Shaderlight

Shaderlight and SketchUp´s Photo-Match Tool = A good Connection

 
EGIE
Total Posts: 506

Hi All - here and there I’ve already mentioned it in this forum, but think it’s worth to remember it again ;-)
A typical workflow, at least for me, is to use SkUp´s Photo-Match Tool. The purpose is usually to produce a location- and view corrected rendering with alpha channel, which can then (e.g. in Photoshop) be copy-pasted back into the original photo.

If possible, I love this approach because:
A: I am mostly too lazy to build any environment
B: I would not get paid to model cars, forest or any other scenery around [no matter how much I would like to do that ;)]
C: I think it is often not that wrong to show a project in the real environment.

With a little routine this process is very simple and fast then, especially when the render output is already synchronized with your used original target photo within the renderer itself - any fumbling or scaling around is not necessary.
The image below shows a bit of this process using the so well running Shaderlight Render approach, where you just have to synchronize the render resolution numerically with the resolution of your target photo.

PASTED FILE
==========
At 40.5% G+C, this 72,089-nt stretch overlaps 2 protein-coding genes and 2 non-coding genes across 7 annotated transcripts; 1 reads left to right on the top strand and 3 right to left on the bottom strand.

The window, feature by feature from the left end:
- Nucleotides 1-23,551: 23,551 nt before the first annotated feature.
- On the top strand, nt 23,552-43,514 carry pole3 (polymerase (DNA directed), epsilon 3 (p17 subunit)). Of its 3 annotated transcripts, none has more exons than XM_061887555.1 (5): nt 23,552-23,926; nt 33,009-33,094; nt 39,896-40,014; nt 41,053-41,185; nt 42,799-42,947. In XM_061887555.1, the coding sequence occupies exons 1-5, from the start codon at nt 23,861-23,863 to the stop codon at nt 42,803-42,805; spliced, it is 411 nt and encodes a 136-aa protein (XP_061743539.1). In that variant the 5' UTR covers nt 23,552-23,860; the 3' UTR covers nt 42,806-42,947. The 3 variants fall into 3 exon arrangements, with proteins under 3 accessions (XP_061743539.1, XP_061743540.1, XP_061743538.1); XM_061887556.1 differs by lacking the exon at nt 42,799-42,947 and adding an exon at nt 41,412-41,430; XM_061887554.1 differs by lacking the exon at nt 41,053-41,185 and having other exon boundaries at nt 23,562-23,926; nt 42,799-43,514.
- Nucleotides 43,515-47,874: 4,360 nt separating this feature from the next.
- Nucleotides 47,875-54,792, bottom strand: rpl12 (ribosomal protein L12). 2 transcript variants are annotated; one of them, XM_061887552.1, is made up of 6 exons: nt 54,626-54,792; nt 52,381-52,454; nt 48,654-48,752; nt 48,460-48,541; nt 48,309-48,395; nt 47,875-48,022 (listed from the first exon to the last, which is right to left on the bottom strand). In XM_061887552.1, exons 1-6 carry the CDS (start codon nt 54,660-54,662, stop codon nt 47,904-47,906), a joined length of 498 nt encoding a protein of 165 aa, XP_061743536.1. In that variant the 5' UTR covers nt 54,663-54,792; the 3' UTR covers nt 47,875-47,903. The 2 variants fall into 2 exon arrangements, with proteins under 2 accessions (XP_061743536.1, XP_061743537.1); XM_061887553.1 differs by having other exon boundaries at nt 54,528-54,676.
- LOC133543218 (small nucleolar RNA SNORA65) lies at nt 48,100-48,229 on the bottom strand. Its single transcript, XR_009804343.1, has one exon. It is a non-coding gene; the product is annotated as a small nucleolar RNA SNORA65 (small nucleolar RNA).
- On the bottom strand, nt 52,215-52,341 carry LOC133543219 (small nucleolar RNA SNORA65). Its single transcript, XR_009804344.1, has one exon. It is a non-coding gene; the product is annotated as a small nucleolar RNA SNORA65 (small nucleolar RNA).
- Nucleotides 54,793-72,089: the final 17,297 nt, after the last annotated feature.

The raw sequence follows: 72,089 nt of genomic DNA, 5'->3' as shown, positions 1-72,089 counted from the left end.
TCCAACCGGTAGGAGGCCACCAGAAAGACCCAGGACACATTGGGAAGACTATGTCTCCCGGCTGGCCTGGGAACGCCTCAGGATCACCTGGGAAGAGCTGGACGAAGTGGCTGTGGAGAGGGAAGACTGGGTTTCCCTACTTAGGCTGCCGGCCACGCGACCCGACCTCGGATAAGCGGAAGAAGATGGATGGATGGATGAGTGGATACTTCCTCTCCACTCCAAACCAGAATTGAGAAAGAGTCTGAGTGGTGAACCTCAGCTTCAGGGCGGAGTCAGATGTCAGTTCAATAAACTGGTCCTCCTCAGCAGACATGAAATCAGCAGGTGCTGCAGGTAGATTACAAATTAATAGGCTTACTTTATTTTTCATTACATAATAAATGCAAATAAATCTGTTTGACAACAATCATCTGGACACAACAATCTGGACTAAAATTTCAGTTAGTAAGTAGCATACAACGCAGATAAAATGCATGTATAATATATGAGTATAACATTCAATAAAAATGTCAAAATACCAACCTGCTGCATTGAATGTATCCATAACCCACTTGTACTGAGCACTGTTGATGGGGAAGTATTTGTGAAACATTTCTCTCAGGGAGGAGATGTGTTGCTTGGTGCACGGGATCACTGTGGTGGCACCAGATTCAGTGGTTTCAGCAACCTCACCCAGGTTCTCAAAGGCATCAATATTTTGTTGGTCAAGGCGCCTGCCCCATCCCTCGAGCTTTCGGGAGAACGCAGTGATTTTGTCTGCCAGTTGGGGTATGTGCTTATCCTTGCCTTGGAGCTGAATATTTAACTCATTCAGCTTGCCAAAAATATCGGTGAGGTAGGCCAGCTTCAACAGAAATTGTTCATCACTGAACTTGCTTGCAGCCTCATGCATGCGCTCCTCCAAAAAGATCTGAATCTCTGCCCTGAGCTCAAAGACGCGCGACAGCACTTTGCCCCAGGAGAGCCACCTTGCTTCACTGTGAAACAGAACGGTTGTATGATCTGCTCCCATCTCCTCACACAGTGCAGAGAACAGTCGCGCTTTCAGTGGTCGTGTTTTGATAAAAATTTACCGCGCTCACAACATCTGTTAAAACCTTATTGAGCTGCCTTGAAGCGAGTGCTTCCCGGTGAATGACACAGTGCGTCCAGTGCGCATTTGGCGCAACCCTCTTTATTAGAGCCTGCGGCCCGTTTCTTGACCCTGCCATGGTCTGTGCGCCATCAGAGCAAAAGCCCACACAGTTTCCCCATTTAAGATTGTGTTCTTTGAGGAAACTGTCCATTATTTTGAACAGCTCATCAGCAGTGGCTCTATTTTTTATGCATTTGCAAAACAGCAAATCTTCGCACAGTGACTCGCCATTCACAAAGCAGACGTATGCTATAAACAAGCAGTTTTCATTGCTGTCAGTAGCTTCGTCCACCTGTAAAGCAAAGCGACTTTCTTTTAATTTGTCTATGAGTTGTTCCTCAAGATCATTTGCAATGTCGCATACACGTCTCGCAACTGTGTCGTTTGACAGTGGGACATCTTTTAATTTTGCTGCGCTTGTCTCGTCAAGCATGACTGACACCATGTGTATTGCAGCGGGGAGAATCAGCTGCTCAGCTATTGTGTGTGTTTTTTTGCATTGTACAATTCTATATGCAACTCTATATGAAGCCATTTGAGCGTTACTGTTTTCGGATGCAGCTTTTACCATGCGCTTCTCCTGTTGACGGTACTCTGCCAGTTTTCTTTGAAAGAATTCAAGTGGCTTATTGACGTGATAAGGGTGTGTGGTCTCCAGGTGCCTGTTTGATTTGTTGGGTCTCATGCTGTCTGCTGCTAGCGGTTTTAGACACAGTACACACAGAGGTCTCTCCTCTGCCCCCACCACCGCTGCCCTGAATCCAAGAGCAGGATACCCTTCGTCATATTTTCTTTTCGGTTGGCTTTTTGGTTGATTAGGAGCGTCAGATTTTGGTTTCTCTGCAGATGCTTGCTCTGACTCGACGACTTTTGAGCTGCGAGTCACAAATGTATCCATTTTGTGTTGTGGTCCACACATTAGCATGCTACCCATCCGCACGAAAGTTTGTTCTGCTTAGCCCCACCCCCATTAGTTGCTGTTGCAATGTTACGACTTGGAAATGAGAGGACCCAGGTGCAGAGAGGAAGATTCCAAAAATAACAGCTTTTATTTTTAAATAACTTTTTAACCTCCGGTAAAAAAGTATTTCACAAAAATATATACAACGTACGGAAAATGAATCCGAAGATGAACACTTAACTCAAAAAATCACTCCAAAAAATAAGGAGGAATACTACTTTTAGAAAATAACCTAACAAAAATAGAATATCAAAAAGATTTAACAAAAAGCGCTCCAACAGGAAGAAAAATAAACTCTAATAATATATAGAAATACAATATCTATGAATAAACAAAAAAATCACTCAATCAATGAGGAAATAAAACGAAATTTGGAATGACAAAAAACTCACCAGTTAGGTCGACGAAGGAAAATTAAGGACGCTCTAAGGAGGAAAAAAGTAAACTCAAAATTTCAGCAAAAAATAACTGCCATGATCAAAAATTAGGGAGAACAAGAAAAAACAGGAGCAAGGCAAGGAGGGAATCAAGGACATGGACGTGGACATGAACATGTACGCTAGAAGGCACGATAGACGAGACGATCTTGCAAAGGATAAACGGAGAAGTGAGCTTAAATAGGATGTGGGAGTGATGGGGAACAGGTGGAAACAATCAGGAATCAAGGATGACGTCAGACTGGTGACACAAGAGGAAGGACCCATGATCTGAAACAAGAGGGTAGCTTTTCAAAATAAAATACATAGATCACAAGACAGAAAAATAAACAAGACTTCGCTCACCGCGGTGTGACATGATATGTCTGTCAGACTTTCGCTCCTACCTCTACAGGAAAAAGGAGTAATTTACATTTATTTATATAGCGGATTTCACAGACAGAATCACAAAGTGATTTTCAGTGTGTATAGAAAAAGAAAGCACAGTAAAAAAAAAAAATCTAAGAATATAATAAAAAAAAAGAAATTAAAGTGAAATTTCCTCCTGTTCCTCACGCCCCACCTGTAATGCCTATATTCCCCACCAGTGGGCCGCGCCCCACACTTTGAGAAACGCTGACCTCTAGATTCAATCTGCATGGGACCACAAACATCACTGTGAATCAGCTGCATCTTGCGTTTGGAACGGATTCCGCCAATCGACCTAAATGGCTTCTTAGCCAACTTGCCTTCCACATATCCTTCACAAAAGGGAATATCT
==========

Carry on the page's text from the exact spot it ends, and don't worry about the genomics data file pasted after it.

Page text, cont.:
There’s one detail to keep in mind though: Disable shadows within SketchUp so that a shadow falling to the ground doen´t get rendered by Shaderlight. Then save the rendered image as PNG, as this format already provides a transparent channel.

Image Attachments
Match_Photo_Synch.jpg
Click thumbnail to see full-size image
awaddington
Total Posts: 390

Great Tip EGIE,

Thanks for sharing this. I often forget about the photomatch tool.

eserkoc
Total Posts: 1

there is nothing left about original picture, when the rendering is finished. what is that tool exactly for???? thanks

awaddington
Total Posts: 390

Primarily, the photo-match tool is designed to help you quickly model real objects for which you may not have access to a full set of dimensions. With only a couple of reference points and images, SU approximates the size/scale of the models based on your “tracings” of the image.

EGIE
Total Posts: 506

Hi All :-)
I just want to visualize briefly what I have described above - a simple view-synchronized visualization between the camera position of the real photo and the imitated synchronized SkUp-view, generated with SkUp´s Match Photo. This is a so very simple procedure and I use it almost weekly.
Beyond that, this so cool tool reveals so many other possibilities: maybe you would like to show someone how the new red sofa would look like in the real living room or you want to reconstruct a building with amazing accuracy, from which there are only photos, but no plans etc etc…
If you want to get an impression of the so many possibilities, it’s worth taking a look at the many contributions on YouTube or Vimeo for example.

Image Attachments
match_photo_workflow_1920.jpg
Click thumbnail to see full-size image